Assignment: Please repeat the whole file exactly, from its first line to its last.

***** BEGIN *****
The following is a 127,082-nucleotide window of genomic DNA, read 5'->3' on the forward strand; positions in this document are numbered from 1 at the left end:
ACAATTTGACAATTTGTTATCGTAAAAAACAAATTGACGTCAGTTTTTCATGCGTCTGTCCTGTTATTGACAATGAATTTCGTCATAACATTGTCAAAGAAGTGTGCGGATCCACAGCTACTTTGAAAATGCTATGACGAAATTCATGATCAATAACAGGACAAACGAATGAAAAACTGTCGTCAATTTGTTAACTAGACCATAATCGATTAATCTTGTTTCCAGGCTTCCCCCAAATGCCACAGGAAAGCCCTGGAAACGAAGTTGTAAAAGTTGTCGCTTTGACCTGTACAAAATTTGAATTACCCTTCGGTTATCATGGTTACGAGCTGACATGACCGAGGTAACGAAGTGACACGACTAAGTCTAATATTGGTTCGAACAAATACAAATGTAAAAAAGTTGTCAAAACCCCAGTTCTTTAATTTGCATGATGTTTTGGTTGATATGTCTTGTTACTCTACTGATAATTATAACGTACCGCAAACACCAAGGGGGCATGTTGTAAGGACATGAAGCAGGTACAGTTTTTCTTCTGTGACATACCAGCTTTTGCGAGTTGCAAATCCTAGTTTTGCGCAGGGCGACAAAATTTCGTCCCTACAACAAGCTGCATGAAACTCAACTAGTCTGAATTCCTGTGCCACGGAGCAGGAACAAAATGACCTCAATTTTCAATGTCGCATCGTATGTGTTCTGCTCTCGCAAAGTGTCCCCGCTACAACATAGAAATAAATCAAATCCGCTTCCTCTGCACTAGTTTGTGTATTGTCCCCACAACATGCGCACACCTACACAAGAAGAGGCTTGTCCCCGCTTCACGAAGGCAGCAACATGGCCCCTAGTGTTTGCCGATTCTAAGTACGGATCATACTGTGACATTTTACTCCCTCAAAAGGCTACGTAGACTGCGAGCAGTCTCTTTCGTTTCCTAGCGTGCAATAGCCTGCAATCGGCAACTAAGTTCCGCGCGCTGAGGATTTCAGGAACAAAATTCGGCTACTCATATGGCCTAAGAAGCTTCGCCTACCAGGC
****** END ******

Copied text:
The following is a 127,082-nucleotide window of genomic DNA, read 5'->3' on the forward strand; positions in this document are numbered from 1 at the left end:
ACAATTTGACAATTTGTTATCGTAAAAAACAAATTGACGTCAGTTTTTCATGCGTCTGTCCTGTTATTGACAATGAATTTCGTCATAACATTGTCAAAGAAGTGTGCGGATCCACAGCTACTTTGAAAATGCTATGACGAAATTCATGATCAATAACAGGACAAACGAATGAAAAACTGTCGTCAATTTGTTAACTAGACCATAATCGATTAATCTTGTTTCCAGGCTTCCCCCAAATGCCACAGGAAAGCCCTGGAAACGAAGTTGTAAAAGTTGTCGCTTTGACCTGTACAAAATTTGAATTACCCTTCGGTTATCATGGTTACGAGCTGACATGACCGAGGTAACGAAGTGACACGACTAAGTCTAATATTGGTTCGAACAAATACAAATGTAAAAAAGTTGTCAAAACCCCAGTTCTTTAATTTGCATGATGTTTTGGTTGATATGTCTTGTTACTCTACTGATAATTATAACGTACCGCAAACACCAAGGGGGCATGTTGTAAGGACATGAAGCAGGTACAGTTTTTCTTCTGTGACATACCAGCTTTTGCGAGTTGCAAATCCTAGTTTTGCGCAGGGCGACAAAATTTCGTCCCTACAACAAGCTGCATGAAACTCAACTAGTCTGAATTCCTGTGCCACGGAGCAGGAACAAAATGACCTCAATTTTCAATGTCGCATCGTATGTGTTCTGCTCTCGCAAAGTGTCCCCGCTACAACATAGAAATAAATCAAATCCGCTTCCTCTGCACTAGTTTGTGTATTGTCCCCACAACATGCGCACACCTACACAAGAAGAGGCTTGTCCCCGCTTCACGAAGGCAGCAACATGGCCCCTAGTGTTTGCCGATTCTAAGTACGGATCATACTGTGACATTTTACTCCCTCAAAAGGCTACGTAGACTGCGAGCAGTCTCTTTCGTTTCCTAGCGTGCAATAGCCTGCAATCGGCAACTAAGTTCCGCGCGCTGAGGATTTCAGGAACAAAATTCGGCTACTCATATGGCCTAAGAAGCTTCGCCTACCAGGC